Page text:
I love to play with images. The effect shown in the animation (on right) is called Oil-Paint effect. Though there are numerous softwares and plugins available which use different algorithms to achieve this oil-painting effect, I have developed this particular algorithm on my own following my intuitions. Other commonly known algorithms (probably better & efficient as well) are shown in ‘similar algorithms’ section below.
The basic idea is to somehow digitally imitate the strokes of a brush used by a painter. Generally oil-painters do not give too much attention to the fine details in their paintings (in most regions). The lack of very high details is inherent following the process of oil-painting. More details and examples of oil-painting can be found on wikipedia page.
Contrary to oil-paintings, digital images captured by digital cameras have very fine details, pertaining to highly sensitive CCD or CMOS image sensors. So, basically high details have to be removed to achieve the oil-paint effect. One way to achieve this is to approximate small regions of image with a color or intensity, which represents the region best estimate. Thus the resulting image will have patches of regions with same color or intensity. To remove even more details, size of the region can be increased. Another less intuitive method, to remove more details, can be to decrease the depth (intensity levels) of the image and re-sample the image in lower depth. I have combined both the methods to get better results.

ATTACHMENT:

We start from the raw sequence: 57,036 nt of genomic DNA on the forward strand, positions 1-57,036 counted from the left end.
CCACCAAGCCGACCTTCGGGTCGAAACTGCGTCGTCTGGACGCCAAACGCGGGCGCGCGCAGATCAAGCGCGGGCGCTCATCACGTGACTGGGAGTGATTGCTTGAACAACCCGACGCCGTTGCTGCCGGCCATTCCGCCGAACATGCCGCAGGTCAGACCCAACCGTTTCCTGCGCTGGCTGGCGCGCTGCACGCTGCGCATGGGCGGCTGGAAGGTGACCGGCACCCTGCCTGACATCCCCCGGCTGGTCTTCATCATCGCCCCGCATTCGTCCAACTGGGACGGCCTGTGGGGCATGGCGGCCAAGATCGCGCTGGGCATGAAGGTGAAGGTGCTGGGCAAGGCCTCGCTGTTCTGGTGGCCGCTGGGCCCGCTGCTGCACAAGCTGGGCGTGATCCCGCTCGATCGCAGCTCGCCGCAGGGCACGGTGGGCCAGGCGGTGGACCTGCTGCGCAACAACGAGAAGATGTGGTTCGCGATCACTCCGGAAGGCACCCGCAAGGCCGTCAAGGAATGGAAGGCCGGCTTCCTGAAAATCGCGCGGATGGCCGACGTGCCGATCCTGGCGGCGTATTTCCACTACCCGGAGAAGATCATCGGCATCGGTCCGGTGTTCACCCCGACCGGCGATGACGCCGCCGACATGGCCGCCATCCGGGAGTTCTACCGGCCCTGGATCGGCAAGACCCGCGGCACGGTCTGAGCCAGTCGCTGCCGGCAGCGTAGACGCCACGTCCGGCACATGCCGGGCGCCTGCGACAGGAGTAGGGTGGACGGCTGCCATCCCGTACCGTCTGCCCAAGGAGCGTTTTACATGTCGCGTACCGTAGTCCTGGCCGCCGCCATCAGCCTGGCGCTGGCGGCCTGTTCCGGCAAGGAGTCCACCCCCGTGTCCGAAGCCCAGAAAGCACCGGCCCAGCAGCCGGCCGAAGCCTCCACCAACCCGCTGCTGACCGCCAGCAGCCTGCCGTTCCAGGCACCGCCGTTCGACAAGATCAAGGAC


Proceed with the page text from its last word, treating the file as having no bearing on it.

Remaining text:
For each pixel of input image, a region of radius r is taken and a representative color/intensity is calculated for that region. This representative value corresponds the color/intensity value of the corresponding pixel of final output image. In order to calculate the representative value, the image is first down-sampled to, say, L levels. Colored images are first converted to greyscale for processing. Next, most frequent occurring intensity, in the specified region of down-sampled image, is calculated. The original intensity level corresponding this most frequent occurring down-sampled intensity gives the representative intensity of the region. For color images, the original R,G,B values are the representative color. The same method is repeated for each pixel of the image. Changing the value of radius r and number of intensity levels L gives different levels of oil-painted image.
The explained algorithms is implemented in matlab: source code file
Some results are shown below.
|Original Image||r = 1, L = 70||r = 5, L = 130||r = 10 , L = 130|
Different output images, corresponding to different values of r and L, were joined to form the above animation. FastStone Image Viewer was used to join the images to form an animated gif. Another example is given below. Note the absence of details in the processed image.
|Original Image||After Processing, r = 3, L = 20|
- Hertzmann, A., Painterly rendering with curved brush strokes of multiple sizes. In: Proceedings of SIGGRAPH, pp. 453–460 (1998)
- Oilify Artistic Filter in Gimp
- Painterly Rendering